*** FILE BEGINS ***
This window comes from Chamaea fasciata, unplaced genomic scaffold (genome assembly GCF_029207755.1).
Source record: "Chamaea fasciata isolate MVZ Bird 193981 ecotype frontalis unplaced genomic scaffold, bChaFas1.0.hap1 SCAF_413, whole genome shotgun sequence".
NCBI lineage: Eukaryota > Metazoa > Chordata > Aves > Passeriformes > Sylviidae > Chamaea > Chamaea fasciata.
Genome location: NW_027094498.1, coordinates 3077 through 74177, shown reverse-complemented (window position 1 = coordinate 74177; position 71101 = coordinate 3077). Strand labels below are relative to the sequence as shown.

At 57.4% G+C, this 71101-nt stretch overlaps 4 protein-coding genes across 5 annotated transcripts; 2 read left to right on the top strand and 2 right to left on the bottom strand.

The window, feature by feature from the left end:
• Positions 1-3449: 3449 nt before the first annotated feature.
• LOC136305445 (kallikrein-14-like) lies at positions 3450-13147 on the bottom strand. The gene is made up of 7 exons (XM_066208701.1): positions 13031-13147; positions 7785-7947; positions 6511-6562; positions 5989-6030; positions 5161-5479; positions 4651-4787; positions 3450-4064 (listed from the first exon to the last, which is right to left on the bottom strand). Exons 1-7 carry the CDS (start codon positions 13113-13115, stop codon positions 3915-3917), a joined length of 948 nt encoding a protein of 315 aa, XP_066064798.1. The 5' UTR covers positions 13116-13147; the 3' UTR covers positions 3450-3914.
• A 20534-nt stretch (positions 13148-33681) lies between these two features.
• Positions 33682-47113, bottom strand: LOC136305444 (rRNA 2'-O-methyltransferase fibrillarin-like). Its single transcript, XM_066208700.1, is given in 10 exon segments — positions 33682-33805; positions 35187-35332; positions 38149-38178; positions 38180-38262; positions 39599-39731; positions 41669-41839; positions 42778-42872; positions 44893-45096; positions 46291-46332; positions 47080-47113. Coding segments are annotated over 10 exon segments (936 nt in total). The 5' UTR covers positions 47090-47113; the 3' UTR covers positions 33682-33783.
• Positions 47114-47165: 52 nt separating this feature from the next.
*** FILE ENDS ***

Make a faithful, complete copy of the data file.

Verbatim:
This window comes from Chamaea fasciata, unplaced genomic scaffold (genome assembly GCF_029207755.1).
Source record: "Chamaea fasciata isolate MVZ Bird 193981 ecotype frontalis unplaced genomic scaffold, bChaFas1.0.hap1 SCAF_413, whole genome shotgun sequence".
NCBI lineage: Eukaryota > Metazoa > Chordata > Aves > Passeriformes > Sylviidae > Chamaea > Chamaea fasciata.
Genome location: NW_027094498.1, coordinates 3077 through 74177, shown reverse-complemented (window position 1 = coordinate 74177; position 71101 = coordinate 3077). Strand labels below are relative to the sequence as shown.

At 57.4% G+C, this 71101-nt stretch overlaps 4 protein-coding genes across 5 annotated transcripts; 2 read left to right on the top strand and 2 right to left on the bottom strand.

The window, feature by feature from the left end:
• Positions 1-3449: 3449 nt before the first annotated feature.
• LOC136305445 (kallikrein-14-like) lies at positions 3450-13147 on the bottom strand. The gene is made up of 7 exons (XM_066208701.1): positions 13031-13147; positions 7785-7947; positions 6511-6562; positions 5989-6030; positions 5161-5479; positions 4651-4787; positions 3450-4064 (listed from the first exon to the last, which is right to left on the bottom strand). Exons 1-7 carry the CDS (start codon positions 13113-13115, stop codon positions 3915-3917), a joined length of 948 nt encoding a protein of 315 aa, XP_066064798.1. The 5' UTR covers positions 13116-13147; the 3' UTR covers positions 3450-3914.
• A 20534-nt stretch (positions 13148-33681) lies between these two features.
• Positions 33682-47113, bottom strand: LOC136305444 (rRNA 2'-O-methyltransferase fibrillarin-like). Its single transcript, XM_066208700.1, is given in 10 exon segments — positions 33682-33805; positions 35187-35332; positions 38149-38178; positions 38180-38262; positions 39599-39731; positions 41669-41839; positions 42778-42872; positions 44893-45096; positions 46291-46332; positions 47080-47113. Coding segments are annotated over 10 exon segments (936 nt in total). The 5' UTR covers positions 47090-47113; the 3' UTR covers positions 33682-33783.
• Positions 47114-47165: 52 nt separating this feature from the next.